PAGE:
Musical mission grows for CU Winds in Costa Rica

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Joe Schwartz

CU Winds extended its cultural outreach mission considerably on its third biennial tour of Costa Rica, Jan. 9-21. The student musicians' 12-day sojourn over winter break was longer than the two previous tours and involved "more concerts, more schools, more teaching and more interaction," said Cynthia Johnston Turner, director of wind ensembles.

"In 2006 we went to one school and the rest was touring and performing," she said. "In 2008, we visited three schools and held three days of master classes. This year it was five schools."

The 45 wind and percussion players also brought along 95 donated, refurbished instruments they had collected to distribute in the five schools. To date the group has given 225 instruments to Costa Rican music students, in addition to method books, reeds, mouthpieces and other materials.

The tour included concerts, master classes and workshops in Poas, Pavas, Desamparados, San Isidro, Limón and San José, at locations ranging from community centers, churches and a retirement home to a theater in San José and Earth University in Limón.

Education was a key part of the tour. The ensemble worked with young children and with music students their own age.

"Two weeks was a long time for nonstop traveling, teaching, performing, and setting up and taking down percussion instruments; but whenever we saw the eagerness to learn in the eyes of the students, we became even more excited to teach them," said Vivian Li '10. "Teaching was not easy, because we had no idea what the students' levels [of competency] were. Some of them could barely read notes, and some were even better than some of us."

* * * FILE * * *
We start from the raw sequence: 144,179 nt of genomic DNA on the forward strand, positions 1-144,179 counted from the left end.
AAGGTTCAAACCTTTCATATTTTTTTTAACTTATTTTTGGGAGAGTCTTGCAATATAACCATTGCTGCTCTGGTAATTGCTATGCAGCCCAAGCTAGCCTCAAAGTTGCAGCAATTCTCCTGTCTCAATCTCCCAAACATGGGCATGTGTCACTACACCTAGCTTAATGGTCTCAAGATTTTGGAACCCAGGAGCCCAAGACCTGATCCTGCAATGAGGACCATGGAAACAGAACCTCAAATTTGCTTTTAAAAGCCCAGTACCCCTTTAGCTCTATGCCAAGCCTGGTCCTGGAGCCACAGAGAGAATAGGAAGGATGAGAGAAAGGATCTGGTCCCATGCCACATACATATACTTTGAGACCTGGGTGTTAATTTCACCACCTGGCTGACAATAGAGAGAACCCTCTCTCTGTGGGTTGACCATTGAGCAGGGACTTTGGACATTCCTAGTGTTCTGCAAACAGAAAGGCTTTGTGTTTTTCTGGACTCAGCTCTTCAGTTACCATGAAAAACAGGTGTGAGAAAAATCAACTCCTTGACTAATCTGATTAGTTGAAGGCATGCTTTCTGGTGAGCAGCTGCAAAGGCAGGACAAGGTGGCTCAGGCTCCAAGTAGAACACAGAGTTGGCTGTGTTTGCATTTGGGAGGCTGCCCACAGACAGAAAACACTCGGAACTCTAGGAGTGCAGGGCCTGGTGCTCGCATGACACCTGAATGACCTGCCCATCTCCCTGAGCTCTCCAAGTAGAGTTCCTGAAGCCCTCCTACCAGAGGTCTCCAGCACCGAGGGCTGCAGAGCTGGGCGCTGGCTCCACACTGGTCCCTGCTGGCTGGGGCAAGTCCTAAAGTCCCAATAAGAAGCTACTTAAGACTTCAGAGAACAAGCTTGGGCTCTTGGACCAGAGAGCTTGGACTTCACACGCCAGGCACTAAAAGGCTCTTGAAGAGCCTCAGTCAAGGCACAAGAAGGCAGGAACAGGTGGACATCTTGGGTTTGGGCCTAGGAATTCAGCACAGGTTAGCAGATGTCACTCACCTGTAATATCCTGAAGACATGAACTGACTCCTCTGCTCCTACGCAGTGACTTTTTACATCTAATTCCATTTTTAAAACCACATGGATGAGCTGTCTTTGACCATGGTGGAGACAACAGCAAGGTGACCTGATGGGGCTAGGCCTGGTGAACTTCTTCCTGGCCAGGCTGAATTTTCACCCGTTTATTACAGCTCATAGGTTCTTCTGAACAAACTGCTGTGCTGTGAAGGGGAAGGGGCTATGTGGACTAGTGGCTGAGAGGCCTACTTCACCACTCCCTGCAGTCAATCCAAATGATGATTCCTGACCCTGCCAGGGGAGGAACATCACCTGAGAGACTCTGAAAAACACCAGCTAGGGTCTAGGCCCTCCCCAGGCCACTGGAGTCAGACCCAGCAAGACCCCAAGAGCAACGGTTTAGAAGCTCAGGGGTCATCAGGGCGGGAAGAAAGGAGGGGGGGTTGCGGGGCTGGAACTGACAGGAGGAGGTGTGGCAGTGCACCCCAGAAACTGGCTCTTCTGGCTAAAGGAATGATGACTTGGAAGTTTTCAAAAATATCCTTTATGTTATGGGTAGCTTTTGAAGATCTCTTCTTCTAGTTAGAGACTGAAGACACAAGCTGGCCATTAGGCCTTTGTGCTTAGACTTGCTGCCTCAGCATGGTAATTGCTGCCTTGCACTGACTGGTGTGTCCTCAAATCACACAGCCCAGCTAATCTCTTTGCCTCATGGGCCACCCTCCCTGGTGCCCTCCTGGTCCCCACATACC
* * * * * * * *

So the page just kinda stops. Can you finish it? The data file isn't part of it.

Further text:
CU Winds also participated in a weeklong music camp in San Isidro; the group also acted as a laboratory for new and established conductors, there and in Pavas.

"What I found really rewarding and heartwarming about this tour was the level of teaching," Johnston Turner said. "The Cornell students really committed themselves to learning how to teach. I watched the flutes in Poas teach a section; the first time they were a little bit awkward and their Spanish was rusty, but by the time they got to Desamparados they were excellent."

Students also enjoyed brief home stays with host families, side trips for zip-lining and a guided rain forest tour in Hacienda Baru, and visiting waterfall gardens in La Paz and a mountain camp in Pacuarito.

"We had a couple of Ithaca College students come along this year, all music education majors," Johnston Turner said. "One of them said 'We're not doing this at IC, and we should be. You're doing incredible work here.'"

The final concert, at the Centro Cultural in San José, raised almost $2,000 for "a fund that makes repairs on schools. We felt good about that," she said.

About 16 members of the entourage had toured Costa Rica before, including percussionist Patrick Yu '06, Cox Music Library staffer Cayenna Ponchione and alumna supporter Ronni Lacroute '66.

"One of the most rewarding experiences on this tour was going back to the school in San Isidro," said 2008 tour veteran Thomas Weber '09, M.Eng. '10. "It was nice to see familiar faces. I reconnected with the current percussion section leader -- at dinner, he thanked me for teaching him to play snare drum two years ago and told me that I had inspired him to practice hard to become section leader. It was incredibly moving to know the impact that our visits have on the students in Costa Rica."

Local author/columnist Amy Dickinson accompanied the group; she and student musicians Iona Machado and Zachary Montague filed blog posts from the tour at

"For the people that hadn't gone before, it can be a somewhat frightening experience -- you're going to a developing country, you don't know what to expect, you've got a home stay, you're going to be teaching in Spanish, and you're going to be performing more concerts in 10 days than you are in a semester at Cornell," Johnston Turner said. "So it's interesting to watch those students come alive and discard their fear and be completely turned on by the experience. For most of us, the Costa Rica tour is a transformational experience."

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